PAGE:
The tarta de Santiago is the most famous dessert on the Way of Saint James and of Galician cuisine; you can try it in any city, town, or village in Galicia.
The basic ingredients of this cake are: ground almonds, eggs, sugar, lemon zest, and in the oldest recipes flour (although now it is not used).
The oldest information about the production and consumption of this almond cake, today known as Tarta de Santiago, is somewhat vague as it was given a different name than the current one (torta real or almond cake). The name originated in 1577, in the context of the visit that Pedro de Portocarrero made to the University of Santiago, where it was recorded that torta real was served.
Even though it does not have the same name, the production of this torta real with ground almonds, sugar, and eggs, baked in an oven and served in one piece or in individual portions, confirms the theory about the same dessert known today as the Tarta de Santiago.
The first reliable information is one of the almond cake recipes found in the confectioner’s notebook that Luis Bartolomé de Leybar complied around 1838. It also included another recipe very similar but that called for covering the cake with powdered sugar, called almond cake.
The origin of the cake is also unequivocally Galician is also due to the fact that this speciality did not appear in foreign culinary recipes until practically the twentieth century, which points to an important popularity in Galicia for this dessert and its integral gastronomic character and taste.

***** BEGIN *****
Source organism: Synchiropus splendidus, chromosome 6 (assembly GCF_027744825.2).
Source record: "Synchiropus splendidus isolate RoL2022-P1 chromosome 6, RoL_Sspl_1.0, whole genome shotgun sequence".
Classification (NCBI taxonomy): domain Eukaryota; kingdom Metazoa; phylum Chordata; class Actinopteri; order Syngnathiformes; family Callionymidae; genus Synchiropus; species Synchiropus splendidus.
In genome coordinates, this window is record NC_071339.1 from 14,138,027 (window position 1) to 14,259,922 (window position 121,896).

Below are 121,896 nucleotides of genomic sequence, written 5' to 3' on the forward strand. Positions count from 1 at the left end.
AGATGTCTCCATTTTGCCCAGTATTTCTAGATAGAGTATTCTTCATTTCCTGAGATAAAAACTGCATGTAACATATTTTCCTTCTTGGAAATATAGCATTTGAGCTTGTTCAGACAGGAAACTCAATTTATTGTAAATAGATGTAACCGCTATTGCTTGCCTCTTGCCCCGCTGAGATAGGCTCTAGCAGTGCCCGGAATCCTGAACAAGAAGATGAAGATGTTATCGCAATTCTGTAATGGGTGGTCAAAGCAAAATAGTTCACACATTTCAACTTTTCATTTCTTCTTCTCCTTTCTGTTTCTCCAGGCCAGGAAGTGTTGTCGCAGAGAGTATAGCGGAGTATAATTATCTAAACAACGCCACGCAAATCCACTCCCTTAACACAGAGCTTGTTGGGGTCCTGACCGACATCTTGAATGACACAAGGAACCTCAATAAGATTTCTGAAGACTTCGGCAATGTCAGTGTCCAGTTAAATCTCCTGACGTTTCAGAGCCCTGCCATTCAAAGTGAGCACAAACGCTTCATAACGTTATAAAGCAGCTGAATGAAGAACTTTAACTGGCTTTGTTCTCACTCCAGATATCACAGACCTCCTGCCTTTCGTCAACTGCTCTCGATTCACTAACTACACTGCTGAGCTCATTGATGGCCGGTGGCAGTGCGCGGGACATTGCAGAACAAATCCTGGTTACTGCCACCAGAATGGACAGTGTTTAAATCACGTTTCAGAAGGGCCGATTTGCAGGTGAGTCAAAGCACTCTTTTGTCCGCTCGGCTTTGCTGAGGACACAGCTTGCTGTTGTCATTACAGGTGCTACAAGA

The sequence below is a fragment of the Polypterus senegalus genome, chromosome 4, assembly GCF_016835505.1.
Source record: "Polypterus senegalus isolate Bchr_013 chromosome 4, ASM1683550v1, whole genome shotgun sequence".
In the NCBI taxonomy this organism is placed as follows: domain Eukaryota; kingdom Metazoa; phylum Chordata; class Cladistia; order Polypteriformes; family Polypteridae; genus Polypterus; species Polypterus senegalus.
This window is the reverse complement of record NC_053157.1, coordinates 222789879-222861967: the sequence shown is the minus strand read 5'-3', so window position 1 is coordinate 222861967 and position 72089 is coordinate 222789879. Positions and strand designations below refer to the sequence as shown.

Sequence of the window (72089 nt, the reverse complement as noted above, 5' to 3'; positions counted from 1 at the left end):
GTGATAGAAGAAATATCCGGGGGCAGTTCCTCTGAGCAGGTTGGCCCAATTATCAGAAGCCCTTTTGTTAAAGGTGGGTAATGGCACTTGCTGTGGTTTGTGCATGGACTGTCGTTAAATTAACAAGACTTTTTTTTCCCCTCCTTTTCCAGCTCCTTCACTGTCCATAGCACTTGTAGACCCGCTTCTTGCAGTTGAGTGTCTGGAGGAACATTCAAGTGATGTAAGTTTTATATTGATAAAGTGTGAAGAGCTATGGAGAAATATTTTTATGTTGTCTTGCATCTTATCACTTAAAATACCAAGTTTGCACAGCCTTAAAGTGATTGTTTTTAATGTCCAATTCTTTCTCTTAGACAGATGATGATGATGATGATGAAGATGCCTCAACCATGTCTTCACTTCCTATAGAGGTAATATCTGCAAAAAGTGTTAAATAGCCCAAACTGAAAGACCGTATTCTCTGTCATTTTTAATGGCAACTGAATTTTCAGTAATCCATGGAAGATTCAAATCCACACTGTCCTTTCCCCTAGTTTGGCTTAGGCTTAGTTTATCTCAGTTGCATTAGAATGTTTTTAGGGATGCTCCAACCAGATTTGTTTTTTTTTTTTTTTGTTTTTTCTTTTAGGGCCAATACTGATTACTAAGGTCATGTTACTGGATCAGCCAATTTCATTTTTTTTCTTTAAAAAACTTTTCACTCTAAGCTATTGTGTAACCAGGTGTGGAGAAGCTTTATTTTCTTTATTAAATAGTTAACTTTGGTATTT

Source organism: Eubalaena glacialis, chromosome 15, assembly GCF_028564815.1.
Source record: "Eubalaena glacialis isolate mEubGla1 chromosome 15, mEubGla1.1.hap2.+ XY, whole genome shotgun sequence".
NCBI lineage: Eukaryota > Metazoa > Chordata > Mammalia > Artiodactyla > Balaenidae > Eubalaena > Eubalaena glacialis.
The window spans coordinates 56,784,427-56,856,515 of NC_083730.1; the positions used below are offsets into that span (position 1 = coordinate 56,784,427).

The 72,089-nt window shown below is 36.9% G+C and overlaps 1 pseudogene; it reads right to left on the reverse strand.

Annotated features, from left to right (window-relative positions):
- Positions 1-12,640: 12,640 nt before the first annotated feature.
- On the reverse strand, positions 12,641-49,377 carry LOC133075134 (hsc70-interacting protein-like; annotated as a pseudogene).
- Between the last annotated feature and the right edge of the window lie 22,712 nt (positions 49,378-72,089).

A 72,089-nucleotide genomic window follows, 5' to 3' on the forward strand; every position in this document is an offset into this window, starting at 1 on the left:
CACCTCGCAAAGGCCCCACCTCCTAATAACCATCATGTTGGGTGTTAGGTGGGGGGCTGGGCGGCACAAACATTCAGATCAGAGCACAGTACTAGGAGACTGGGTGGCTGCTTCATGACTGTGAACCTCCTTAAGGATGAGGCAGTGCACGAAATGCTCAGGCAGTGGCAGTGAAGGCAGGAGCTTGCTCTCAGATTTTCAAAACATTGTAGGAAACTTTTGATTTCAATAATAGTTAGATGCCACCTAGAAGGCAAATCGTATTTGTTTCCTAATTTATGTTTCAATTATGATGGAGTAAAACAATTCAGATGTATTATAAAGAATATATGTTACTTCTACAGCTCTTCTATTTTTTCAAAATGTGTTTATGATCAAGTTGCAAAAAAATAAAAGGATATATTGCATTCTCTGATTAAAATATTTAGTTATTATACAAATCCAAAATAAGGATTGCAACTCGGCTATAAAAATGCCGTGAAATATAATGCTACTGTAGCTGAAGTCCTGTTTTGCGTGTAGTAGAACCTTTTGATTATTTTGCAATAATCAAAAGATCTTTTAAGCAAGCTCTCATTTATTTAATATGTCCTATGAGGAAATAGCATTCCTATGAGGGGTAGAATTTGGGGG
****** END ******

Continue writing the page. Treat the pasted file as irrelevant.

In 1924, possibly in the interest to better serve his clients and make a quality product that at the same time proves appealing, José Mora Soto (founder of the Casa Moracuando in Santiago de Compostela) adorned his almond cakes with a silhouette of the Cross of Santiago. According to his descendants, he was seeking to give a distinct touch to a traditional product, typical of the city and a house speciality. This idea achieved a great success in uniting a traditional product like a cake to an unmistakable symbol of the city, the Cross of Santiago. The initiative was soon followed by others in Santiago de Compostela, and following the increasing popularity of this cake, it was spread throughout Galicia.
The pilgrimage to Santiago via the different routes has brought many visitors to Galicia that has helped spread the knowledge of this typical product of Galician pastry-making outside its borders.
Text translated from Viviendo experiencias.